* I have been assisted much in this Essay by the Prolegomena of G. Boetticher to the Lexicon on Tacitus, Berlin, 1830; and by the Excursus ad Tac. Agricolam of C. L. Roth, Norimb. 1833.

cise sentences, sometimes of rounded periods. And in the narration of heroic deeds, battles and debates, he varies his style, according as he himself hastens on to more important matters, or desires to urge and hurry forward the minds of his readers, or to delay them and persuade them to a calmer examination of the subject. Therefore he never wearies us by a series of concise sentences, continued beyond proper limits, which is a fault of Seneca.

Tacitus has omitted nothing which would contribute to brevity of style. In this he chose to imitate, not so much the oracles, as the ancient Roman writers. For as the language of the Greeks was naturally adapted to express grace (xápira), so that of the Romans contained in it the elements of dignity, and, as it were, imperial brevity. In its own nature it was fitted to illustrate that common saying: quot verba, tot pondera. I might mention the want of the article—a thing to be regretted in other respects-as among the chief reasons and sources of this merit, although this is not the place for examining this subject more fully. Now Cicero, and the writers of his time, disregarded, in a manner, this natural character of the Latin tongue, while they attempted to soften the rough power and strength of the Roman language by the polish and refinement of the Greek. But those writers who adorned the age of the Cæsars after the time of Tiberius-Seneca and Tacitus-again departed from this elegance of style. For they carefully and intelligently cherished that style of expression, which the ancient Romans, almost without cultivation and under the impulse of their nature, had employed. Besides other advantages, they labored to preserve the power of the ancient style, in such a way as both to avoid the antique rudeness of an uncultivated age, and drop the effeminate verbosity of a subsequent period.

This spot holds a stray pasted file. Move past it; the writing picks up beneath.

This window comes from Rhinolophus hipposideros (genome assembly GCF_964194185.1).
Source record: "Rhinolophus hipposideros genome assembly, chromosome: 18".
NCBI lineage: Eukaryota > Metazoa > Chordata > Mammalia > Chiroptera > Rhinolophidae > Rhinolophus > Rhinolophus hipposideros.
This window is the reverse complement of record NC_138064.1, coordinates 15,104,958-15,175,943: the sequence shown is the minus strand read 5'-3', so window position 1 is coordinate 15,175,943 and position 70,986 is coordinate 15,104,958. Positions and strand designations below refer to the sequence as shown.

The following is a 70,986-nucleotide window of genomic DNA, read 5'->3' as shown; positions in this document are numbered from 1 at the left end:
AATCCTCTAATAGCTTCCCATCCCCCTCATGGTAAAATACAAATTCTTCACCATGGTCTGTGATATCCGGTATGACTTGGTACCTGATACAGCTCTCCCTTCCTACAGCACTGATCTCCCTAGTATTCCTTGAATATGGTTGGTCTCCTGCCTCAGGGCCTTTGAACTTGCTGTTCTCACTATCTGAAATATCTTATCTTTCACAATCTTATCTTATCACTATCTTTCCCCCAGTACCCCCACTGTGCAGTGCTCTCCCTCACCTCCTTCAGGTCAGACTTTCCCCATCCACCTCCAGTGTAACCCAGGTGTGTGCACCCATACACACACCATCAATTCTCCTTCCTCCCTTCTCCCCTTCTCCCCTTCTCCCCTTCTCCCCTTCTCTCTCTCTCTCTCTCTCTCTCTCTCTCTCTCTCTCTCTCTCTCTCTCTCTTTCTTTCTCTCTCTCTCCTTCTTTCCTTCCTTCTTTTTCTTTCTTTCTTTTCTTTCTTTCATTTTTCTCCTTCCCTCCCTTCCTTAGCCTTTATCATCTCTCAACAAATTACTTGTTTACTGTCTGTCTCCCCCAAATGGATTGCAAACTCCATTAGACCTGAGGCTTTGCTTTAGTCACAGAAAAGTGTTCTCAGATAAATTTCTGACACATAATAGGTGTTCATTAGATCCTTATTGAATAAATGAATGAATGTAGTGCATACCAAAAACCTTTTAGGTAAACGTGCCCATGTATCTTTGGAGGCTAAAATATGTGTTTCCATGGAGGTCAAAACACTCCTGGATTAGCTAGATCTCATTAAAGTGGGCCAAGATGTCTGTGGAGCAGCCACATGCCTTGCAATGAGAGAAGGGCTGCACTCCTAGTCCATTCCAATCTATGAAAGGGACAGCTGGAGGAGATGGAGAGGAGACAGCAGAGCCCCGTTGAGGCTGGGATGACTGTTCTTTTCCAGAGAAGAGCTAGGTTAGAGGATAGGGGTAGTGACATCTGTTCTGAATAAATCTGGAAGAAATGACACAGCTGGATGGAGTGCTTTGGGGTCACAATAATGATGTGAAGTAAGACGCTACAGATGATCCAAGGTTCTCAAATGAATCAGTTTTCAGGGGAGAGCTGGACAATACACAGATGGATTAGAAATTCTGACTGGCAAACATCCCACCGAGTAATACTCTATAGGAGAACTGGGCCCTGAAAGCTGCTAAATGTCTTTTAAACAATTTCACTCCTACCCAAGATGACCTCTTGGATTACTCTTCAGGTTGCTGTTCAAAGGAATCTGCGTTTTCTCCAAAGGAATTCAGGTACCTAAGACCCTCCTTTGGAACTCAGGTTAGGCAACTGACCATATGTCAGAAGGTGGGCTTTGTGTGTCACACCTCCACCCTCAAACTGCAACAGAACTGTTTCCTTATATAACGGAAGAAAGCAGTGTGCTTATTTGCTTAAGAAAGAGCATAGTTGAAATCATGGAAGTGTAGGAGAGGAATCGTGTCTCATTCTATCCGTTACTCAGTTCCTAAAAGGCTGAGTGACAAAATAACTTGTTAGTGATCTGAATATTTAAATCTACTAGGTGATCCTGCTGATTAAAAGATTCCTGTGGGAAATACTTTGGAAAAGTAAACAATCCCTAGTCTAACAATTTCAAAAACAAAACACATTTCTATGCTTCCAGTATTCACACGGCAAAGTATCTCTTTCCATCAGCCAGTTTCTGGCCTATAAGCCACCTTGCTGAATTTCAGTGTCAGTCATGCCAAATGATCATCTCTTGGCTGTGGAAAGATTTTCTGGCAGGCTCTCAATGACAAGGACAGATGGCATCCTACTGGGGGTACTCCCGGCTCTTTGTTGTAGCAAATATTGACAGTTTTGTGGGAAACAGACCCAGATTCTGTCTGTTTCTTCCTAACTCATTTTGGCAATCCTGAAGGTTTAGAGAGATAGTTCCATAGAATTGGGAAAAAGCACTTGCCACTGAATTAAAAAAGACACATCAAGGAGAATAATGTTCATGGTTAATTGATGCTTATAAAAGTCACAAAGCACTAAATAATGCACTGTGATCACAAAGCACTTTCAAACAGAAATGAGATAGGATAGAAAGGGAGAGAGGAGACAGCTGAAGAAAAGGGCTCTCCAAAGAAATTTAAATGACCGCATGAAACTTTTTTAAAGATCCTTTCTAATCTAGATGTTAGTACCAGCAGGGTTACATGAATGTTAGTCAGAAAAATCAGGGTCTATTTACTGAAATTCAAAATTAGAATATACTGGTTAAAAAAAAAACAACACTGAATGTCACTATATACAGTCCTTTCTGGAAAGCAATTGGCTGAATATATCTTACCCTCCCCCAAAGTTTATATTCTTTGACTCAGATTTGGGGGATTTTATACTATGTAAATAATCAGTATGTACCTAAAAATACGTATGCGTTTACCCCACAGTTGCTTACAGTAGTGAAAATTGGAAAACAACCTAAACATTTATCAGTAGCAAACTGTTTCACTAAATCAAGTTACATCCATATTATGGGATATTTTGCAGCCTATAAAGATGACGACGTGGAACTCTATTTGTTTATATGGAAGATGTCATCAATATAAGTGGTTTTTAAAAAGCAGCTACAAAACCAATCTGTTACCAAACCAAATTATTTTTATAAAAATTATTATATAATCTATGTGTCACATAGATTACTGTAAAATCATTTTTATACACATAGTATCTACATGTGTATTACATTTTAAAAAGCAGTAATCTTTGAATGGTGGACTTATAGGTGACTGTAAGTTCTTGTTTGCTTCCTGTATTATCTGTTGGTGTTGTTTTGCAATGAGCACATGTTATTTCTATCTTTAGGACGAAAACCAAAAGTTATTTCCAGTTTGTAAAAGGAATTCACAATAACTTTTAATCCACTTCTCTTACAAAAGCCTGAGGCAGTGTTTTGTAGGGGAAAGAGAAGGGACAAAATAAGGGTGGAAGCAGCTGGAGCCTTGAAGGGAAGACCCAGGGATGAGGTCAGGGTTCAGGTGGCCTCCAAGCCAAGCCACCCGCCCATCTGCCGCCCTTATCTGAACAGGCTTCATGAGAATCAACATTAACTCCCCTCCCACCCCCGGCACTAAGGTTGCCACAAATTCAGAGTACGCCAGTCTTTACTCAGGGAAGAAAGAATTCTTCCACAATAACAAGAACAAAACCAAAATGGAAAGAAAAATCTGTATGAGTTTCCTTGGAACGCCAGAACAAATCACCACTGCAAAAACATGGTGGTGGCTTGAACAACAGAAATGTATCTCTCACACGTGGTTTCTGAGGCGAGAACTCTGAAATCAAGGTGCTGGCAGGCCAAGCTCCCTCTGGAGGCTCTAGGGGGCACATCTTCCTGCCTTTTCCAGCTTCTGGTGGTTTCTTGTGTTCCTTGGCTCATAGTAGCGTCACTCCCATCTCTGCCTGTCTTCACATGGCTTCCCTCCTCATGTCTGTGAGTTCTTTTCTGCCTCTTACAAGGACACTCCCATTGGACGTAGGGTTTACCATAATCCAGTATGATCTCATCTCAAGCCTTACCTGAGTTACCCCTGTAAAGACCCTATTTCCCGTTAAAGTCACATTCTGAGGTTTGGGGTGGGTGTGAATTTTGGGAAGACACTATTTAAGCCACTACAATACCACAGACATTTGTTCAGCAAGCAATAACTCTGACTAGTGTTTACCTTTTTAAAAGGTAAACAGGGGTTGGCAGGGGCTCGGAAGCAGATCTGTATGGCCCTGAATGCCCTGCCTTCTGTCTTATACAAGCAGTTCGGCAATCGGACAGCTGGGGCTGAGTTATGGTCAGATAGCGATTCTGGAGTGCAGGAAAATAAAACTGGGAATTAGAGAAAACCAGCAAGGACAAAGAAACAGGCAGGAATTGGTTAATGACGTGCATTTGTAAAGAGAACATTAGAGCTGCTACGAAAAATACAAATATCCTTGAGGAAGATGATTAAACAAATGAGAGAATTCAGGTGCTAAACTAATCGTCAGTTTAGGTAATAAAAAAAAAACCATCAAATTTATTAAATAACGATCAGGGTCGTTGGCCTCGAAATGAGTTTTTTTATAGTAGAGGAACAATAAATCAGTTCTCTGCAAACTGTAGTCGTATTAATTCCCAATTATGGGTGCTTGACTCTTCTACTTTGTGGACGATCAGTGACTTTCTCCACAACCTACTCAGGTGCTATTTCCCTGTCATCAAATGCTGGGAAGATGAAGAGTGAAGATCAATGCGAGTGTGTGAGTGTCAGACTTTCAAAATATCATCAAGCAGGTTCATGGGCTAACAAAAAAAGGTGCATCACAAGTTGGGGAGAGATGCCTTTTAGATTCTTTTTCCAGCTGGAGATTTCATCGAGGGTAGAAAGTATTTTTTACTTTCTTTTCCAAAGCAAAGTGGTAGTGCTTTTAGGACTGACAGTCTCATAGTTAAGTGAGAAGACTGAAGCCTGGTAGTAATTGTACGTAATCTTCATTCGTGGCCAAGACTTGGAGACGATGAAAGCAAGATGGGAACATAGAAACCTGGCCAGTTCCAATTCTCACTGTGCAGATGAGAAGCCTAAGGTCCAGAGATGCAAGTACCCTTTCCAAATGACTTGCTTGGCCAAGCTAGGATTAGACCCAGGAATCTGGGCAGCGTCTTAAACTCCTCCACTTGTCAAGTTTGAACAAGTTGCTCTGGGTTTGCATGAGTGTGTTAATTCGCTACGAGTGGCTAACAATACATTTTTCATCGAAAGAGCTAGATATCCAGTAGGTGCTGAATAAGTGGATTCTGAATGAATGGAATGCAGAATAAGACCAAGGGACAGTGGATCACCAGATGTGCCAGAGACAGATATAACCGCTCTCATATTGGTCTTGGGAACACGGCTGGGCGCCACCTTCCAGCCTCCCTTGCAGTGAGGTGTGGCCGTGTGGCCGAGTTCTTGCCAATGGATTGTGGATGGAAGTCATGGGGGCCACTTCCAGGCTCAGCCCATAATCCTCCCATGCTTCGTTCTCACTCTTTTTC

While therefore Tacitus strove to speak so that every word might have its weight, he made use of many, or rather of all kinds of ingenious contrivances, not neglecting even the most minute. Nor, while I am pursuing this subject, do I entertain any fear of seeming to depreciate the ability of Tacitus, as if it were the mark of a weak and narrow mind, in so earnest a narration of the most important events, to choose his words with a sort of scholarlike care and anxiety. The foundation and source of so rich a diction was the sublime genius of Tacitus, the greatness of his mind, and the strength and fervor of his emotions. At the same time, it is well known with what almost religious scrupulosity the ancients elaborated, each one for himself, their style and language; and, in so doing, attributed less to a sort of divine power and inspiration, (as if words would flow from a subject spontaneously,) than to industry and care. Remarkable sto

ries are told even about Thucydides, of such a careful choice respect. ing substantives and infinitives; but Tacitus lived at an age which was much richer in the rules of grammar and rhetoric, and, as was natural for a Roman, he strove more earnestly than the Greeks to render his style as effective as possible. Wherefore to that hurried breviloquence, to which he was led by the impulses of his nature, he superadded all the ornaments of learning, art and taste, not fearing the appearance or the reproach of a labored brevity, but freely rejecting the merit of a plain, pure and natural style. Now this brevity is seen in choosing the shortest words which will express the thoughts, in omitting as many words as possible, and finally in condensing the sentences themselves within the smallest possible compass.

3. To commence with the smallest matters, he generally prefers the shorter forms of words to the longer, sometimes contrary to common ge. Few, I think, use simple ut for velut, as if, as he does in Ann. II., 34; III., 9; or for prout, Ann. I., 61; Hist. II., 46: qua for quatenus, since, even at the hazard of obscurity, Ann. VI., 10; XI., 8; XV., 72; Hist. II., 31: super for insuper, Hist. II., 34. For the same reason he often used ne, where the common rule required ut non, e. g., Ann. II., 29. Ita moderans ne lenire neve asperare crimina videretur, Add. XI., 15, 29; XII., 47; XVI., 4; Hist. III., 11. If we can put confidence in the MSS. he also often used que for quoque. See in Ann. IV., 74; VI., 33; XII., 35.